ECB: Stimulus slowly helping economy
The European Central Bank (ECB) says its stimulus measures are helping the economy of the 19 countries that use the euro - and need time to work before any new monetary jolts are added.
After the bank left its key interest rates unchanged at its meeting Thursday, President Mario Draghi repeated his calls for national governments to act to boost growth and not rely on the central bank so much. He has called for governments to cut red tape that hinders hiring and starting a business, and to spend more on investments.
Draghi told a news conference, following Thursday's meeting of its 25-member governing council in Vienna, that existing stimulus measures will continue to feed through to the economy, helping it.
"We have to see the full impact of the measures we decided in March. We have to focus on implementation," he said.
The ECB nudged up its inflation outlook for 2016 to 0.2 per cent from 0.1 per cent previously. It also raised its economic growth prediction to 1.6 per cent from 1.4 per cent. The inflation remains far below the ECB's target of just under two per cent, suggesting the economy is still far from healthy.
At Thursday's meeting, the ECB refrained from announcing more measures and decided to leave at zero its refinancing rate. That rate determines what the central bank charges for loans to commercial banks and influences other short-term market interest rates.
It also left at minus 0.4 per cent the rate it charges on overnight deposits that commercial banks leave with it. That measure is aimed at pushing banks to take the risks of lending the money rather than hoard it.
On top of rate cuts, the bank is buying €80 billion (US$89 billion) in bonds each month with newly printed money in an effort to raise inflation, which, at minus 0.1 per cent annually, is a sign of weak demand and far below the bank's goal of just under two per cent.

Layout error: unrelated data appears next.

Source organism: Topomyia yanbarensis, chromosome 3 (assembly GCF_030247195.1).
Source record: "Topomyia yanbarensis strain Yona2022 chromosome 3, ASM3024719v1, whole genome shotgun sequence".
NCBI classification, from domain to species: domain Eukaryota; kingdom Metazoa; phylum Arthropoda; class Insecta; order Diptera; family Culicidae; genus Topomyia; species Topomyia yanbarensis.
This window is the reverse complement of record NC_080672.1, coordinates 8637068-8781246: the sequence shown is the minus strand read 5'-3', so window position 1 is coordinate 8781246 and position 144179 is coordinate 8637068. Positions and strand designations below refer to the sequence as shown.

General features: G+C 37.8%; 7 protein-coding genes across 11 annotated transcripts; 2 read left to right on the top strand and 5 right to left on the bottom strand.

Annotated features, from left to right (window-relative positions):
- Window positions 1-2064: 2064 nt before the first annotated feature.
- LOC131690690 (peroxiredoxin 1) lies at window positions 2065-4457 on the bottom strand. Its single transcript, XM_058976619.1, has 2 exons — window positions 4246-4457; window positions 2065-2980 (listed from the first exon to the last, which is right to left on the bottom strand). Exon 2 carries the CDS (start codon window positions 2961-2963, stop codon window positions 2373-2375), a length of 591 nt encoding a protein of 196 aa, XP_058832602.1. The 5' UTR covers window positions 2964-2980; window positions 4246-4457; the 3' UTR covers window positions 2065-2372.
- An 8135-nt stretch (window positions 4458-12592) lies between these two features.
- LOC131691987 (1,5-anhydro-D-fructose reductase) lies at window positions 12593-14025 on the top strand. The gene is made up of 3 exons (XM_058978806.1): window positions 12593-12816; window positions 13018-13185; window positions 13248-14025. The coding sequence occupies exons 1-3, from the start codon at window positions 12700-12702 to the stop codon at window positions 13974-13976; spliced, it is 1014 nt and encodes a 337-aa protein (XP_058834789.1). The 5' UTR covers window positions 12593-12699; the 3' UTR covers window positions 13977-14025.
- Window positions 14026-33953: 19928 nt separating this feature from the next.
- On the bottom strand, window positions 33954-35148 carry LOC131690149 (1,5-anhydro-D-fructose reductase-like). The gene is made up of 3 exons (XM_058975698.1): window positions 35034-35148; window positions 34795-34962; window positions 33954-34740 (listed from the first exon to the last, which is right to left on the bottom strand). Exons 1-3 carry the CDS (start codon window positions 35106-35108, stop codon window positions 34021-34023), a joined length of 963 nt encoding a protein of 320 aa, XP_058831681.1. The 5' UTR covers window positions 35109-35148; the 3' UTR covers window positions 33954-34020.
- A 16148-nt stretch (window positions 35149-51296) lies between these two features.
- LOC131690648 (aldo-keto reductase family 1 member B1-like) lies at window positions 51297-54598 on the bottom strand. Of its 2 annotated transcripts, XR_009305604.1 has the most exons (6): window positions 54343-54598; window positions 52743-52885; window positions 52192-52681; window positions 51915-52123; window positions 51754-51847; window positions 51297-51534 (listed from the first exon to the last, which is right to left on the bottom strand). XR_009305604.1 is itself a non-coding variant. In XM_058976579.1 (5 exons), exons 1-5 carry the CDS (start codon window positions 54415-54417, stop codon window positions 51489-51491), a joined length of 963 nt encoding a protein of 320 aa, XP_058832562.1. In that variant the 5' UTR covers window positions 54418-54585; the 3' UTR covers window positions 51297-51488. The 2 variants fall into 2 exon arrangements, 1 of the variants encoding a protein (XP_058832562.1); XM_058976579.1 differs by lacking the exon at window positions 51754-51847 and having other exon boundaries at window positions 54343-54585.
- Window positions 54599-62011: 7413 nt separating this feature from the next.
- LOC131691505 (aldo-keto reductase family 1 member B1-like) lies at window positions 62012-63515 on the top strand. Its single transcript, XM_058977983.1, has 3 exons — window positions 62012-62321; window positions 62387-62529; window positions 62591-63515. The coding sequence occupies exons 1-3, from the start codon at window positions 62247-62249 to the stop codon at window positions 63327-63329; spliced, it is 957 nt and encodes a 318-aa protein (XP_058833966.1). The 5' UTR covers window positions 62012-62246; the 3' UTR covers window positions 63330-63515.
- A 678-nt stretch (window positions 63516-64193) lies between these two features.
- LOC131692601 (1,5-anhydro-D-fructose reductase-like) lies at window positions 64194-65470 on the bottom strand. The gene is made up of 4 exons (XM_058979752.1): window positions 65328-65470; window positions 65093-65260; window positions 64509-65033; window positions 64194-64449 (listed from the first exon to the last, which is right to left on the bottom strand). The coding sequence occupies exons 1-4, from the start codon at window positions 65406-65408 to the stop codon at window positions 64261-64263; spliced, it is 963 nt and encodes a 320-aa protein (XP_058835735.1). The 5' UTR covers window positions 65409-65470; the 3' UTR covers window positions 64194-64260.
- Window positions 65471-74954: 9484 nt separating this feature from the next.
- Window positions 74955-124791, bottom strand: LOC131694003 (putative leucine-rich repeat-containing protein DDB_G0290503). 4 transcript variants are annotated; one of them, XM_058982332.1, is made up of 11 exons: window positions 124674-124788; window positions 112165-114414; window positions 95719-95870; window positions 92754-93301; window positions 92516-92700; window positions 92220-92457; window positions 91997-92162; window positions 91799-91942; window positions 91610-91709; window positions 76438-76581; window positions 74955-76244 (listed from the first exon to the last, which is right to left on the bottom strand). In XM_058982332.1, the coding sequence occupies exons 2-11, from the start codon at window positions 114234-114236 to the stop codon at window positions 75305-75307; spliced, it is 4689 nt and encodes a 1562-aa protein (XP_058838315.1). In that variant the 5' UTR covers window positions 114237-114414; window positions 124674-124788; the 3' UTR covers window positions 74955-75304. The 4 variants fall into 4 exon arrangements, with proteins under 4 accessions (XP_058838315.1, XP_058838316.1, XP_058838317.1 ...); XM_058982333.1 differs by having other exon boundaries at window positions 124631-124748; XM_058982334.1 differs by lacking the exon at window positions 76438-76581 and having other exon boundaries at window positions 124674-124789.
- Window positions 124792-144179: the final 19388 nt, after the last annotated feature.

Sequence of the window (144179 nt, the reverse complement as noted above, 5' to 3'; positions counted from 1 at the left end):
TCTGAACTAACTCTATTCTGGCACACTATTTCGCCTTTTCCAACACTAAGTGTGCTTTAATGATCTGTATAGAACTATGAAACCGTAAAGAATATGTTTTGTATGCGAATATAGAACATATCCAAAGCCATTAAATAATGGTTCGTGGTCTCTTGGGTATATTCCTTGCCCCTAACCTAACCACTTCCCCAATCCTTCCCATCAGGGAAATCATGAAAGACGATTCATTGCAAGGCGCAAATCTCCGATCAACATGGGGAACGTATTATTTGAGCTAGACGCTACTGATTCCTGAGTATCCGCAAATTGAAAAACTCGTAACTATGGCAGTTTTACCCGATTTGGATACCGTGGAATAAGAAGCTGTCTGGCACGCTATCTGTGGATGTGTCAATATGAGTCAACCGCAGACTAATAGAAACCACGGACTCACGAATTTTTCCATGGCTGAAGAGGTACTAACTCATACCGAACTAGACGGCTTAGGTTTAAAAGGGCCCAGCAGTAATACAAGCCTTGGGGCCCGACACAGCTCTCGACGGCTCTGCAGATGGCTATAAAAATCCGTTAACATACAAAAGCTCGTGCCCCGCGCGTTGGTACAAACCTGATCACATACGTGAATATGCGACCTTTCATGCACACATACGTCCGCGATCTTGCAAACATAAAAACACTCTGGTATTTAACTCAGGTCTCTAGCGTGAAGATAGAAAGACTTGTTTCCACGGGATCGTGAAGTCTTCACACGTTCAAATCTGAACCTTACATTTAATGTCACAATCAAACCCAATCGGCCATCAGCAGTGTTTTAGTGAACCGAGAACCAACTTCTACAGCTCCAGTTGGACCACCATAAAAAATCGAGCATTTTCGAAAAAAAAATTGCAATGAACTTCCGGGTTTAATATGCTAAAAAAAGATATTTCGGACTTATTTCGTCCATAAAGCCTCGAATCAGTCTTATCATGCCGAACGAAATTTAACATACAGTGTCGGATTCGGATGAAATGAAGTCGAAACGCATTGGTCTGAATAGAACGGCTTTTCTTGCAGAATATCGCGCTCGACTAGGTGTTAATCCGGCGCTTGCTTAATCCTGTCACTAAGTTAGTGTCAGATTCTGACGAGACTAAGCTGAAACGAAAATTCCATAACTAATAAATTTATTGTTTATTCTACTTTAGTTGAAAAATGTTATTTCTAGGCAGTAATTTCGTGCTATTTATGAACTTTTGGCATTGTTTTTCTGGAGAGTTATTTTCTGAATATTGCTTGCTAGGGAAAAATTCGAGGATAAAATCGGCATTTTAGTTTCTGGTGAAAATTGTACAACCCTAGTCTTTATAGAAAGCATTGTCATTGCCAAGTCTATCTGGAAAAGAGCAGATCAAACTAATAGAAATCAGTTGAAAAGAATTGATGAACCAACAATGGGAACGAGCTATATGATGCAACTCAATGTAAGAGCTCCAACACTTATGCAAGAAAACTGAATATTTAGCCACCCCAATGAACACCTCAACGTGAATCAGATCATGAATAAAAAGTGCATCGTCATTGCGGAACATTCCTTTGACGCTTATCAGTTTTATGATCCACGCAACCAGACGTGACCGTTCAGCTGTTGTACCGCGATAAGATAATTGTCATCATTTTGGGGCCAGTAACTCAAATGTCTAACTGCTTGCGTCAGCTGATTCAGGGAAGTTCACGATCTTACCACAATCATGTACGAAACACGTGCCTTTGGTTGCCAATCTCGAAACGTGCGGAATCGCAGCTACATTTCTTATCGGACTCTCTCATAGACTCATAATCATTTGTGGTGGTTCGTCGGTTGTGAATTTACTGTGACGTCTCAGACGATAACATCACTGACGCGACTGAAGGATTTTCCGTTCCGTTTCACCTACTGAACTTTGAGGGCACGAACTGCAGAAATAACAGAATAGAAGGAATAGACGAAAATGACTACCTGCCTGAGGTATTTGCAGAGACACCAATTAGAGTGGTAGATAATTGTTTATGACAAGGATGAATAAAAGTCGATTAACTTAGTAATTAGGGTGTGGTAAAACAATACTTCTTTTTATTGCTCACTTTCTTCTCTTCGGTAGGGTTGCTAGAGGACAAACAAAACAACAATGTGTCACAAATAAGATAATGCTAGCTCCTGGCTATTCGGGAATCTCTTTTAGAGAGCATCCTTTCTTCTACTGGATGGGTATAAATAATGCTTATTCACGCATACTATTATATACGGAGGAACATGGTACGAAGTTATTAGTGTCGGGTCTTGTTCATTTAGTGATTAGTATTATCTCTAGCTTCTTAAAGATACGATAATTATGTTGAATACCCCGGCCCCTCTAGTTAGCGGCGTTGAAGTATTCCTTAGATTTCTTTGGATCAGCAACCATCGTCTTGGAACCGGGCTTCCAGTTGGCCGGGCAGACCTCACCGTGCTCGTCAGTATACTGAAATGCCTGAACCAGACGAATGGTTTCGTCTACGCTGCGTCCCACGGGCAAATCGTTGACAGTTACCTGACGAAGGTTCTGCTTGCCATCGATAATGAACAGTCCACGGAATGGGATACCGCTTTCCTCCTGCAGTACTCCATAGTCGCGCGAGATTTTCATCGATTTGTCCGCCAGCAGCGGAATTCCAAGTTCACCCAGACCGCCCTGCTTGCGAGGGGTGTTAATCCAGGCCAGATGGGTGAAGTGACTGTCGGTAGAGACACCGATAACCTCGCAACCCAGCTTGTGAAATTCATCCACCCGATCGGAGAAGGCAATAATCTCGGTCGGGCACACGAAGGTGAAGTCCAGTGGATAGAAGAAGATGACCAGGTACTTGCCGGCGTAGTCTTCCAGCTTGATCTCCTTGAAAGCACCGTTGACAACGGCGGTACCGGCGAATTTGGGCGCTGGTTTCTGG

The monthly purchases, to be conducted at least through March 2017, will pump €1.74 trillion (US$1.94 trillion) that didn't exist before into the banking system in hopes that all that money finds productive use as credit to businesses and consumers.
The bank doesn't use a printing press to create money, but simply credits the commercial banks' reserve accounts at the ECB with new euros - something it is entitled to do as the legal issuer of the euro currency.
The ECB this year decided to expand the bond-buying programme, which has so far purchased mainly government debt, to also include corporate bonds. On Thursday, it decided on a start date of June 8 for the purchases of non-bank corporate bonds.
Central bank policies have wide-ranging impact on people's lives, determining everything from what people earn on their savings - not much these days - to what they pay each month in interest on their mortgages.
The Eurozone economy grew by a decent quarterly rate of 0.5 per cent in the first quarter, but unemployment remains high at 10.2 per cent and is coming down only slowly.
To see a more significant improvement in the economy, Draghi called on governments to take action.
"The focus should be on actions to raise productivity and improve the business environment," he said.